Monday, May 16, 2011

EPS . . .

I was asked after the last post about EPS. EPS is extrapyramidal symptoms. It is a reaction to anti-psychotic medication. The first medication Dustin had a reaction to was trileptal. He broke out in a massive rash. He was fine in the morning when we sent him to school and within an hour or arriving he was covered in a rash from head to toe. The nurse said you could actually watch it grow. It was freaky. This was after about a week on the medication. It is unclear as to whether the reaction would've gotten worse and developed into EPS. We gave him Benadryl immediately and for about 5 days after and he never took it again.

The next reaction was to Trazadone. After he had been taking it about 4 weeks he began to have problems with him bottom jaw. I thought it was simply a tic and had become a habit. Within a few days he was slobbery and talking funny. He complained of a sore throat and he talked like he had strep throat. A cough started so we gave cough medicine. That Thursday at school (he was attending an alternative school on the campus where his former psychiatrist was) they called the psychiatrist over to the school because he was complaining of his neck hurting. At this time NO ONE told me this was a group of dangerous side effects called EPS. They just said he was having a reaction. The doc gave him Cogentin and said it would get better.

By Friday he was a bit better physically but he was very paranoid and very distracted. He kept looking up to the place where the ceiling meets the wall. He was not sleeping. The p-doc visited with him at school again and upped the Cogentin, still leaving him on the Trazadone.

By Saturday morning we were in deep. His neck was so wore he could not move his head downward. He was constantly looking up. He was displaying Dyskinesias, Akathisia and Dystonia.

Dyskinesias are movement disorders and can include any of a number of repetitive, involuntary, and purposeless body or facial movements like :
  • Tongue movements, such as "tongue thrusts" or "fly-catching" movements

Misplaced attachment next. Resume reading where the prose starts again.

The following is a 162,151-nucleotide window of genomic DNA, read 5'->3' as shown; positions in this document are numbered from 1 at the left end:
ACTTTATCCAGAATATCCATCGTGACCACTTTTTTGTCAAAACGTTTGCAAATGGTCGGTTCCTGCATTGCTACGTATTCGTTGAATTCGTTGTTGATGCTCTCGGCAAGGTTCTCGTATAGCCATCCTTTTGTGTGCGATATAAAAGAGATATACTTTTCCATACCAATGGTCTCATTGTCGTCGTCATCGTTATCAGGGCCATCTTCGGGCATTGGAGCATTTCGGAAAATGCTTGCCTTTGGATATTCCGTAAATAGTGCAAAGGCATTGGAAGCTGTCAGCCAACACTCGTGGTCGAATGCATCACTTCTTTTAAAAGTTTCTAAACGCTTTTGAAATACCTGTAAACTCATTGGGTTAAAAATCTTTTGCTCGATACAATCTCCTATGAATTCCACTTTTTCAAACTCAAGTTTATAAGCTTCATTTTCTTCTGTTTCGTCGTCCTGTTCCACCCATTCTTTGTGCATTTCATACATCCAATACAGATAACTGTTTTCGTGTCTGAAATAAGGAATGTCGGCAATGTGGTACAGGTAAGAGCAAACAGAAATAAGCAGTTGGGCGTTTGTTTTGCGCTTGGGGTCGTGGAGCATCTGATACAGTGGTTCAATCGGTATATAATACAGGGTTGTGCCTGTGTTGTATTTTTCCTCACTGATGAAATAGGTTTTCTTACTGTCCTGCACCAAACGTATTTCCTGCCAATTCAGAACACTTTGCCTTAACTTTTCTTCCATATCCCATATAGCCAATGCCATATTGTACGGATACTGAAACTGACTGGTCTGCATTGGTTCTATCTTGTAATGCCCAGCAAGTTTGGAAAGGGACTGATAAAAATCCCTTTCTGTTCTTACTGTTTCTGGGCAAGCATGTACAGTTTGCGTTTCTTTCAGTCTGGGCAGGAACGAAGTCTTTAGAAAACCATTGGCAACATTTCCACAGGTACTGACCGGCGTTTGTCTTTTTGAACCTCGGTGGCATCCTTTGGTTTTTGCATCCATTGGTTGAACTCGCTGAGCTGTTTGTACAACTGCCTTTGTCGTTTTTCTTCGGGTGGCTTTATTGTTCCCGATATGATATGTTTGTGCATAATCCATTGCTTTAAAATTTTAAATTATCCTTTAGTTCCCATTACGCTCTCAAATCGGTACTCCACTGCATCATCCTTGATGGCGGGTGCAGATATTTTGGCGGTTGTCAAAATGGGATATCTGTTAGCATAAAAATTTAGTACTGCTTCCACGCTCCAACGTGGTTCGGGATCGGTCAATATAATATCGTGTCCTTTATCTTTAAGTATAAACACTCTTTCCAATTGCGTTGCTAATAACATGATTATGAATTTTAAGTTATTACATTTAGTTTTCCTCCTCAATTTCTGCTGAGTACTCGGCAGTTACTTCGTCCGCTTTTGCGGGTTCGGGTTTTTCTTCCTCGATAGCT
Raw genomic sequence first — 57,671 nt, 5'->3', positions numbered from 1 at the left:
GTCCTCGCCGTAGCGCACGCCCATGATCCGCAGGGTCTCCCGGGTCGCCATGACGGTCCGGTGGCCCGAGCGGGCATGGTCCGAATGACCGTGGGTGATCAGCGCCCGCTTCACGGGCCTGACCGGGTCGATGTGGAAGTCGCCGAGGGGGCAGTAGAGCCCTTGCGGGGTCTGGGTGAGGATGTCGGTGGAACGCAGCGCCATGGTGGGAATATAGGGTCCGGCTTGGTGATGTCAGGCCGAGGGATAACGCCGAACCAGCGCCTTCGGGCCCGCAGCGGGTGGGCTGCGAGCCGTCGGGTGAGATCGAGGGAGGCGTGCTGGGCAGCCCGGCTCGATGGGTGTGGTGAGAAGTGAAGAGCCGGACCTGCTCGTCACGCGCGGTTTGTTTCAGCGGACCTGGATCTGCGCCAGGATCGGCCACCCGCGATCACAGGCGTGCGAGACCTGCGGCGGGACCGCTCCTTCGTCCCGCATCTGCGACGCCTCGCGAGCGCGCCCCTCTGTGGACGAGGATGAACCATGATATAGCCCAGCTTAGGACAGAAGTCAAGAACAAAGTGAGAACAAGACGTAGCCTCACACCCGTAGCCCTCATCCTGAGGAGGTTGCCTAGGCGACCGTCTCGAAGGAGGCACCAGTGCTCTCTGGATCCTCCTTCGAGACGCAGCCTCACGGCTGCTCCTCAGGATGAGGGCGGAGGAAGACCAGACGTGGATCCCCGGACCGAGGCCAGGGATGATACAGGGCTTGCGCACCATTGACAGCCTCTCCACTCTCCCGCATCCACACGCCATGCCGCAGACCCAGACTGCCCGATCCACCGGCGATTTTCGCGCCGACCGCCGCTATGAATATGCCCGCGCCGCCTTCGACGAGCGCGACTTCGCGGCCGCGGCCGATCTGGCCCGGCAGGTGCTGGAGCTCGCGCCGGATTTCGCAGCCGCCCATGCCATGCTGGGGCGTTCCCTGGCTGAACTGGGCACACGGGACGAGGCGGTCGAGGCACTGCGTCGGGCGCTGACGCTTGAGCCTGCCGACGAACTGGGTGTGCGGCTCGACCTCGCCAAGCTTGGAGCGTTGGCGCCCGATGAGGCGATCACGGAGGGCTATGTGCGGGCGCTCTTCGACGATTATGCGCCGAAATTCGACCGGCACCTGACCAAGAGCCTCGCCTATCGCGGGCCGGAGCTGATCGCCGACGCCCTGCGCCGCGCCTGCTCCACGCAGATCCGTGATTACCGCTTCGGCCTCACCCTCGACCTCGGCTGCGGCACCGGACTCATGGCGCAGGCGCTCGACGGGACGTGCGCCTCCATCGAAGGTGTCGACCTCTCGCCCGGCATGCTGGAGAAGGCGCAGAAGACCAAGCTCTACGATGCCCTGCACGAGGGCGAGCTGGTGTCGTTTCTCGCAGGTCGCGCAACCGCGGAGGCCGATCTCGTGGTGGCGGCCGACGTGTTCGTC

• Lip smacking
  • Finger movements
  • Eye blinking
  • Movements of the arms or legs
He was doing ALL of these. He had no idea he was doing them. He was clueless. You could tell him to stop and he would just say what and keep doing it.

Akathisia is an extreme form of internal or external restlessness. It may be a complete inability to sit still, with an urge to be moving constantly. I think this was why he was unable to sleep. I have been told that this can lead to suicide because it is so unbearable.

Dystonia is a muscle tension disorder involving very strong muscle contractions. These uncontrollable muscle contractions can cause unusual twisting of parts of the body, especially the neck. The condition can be extremely painful and can affect any part of the body, including the eyes. He would be totally okay then he would look like he was having a seizure. He would just start jerking his shoulder or his leg or his arm. It was frightening.

It was so bad, my mom came and took him to her house so we could have a break. While there he started have awful hallucinations. He was saying that "they" were coming from the ceiling. By about 9:00 at night he was screaming and running saying that the demons were coming to get him. He was pointing and screaming. At this point he had not slept in about 56 hours. My mom called scared. I came over and we took him to the ER. They admitted him and we removed him from the Trazadone. It took 3 days in the hospital and lots of shots of Geodon to dope him up while his body recovered.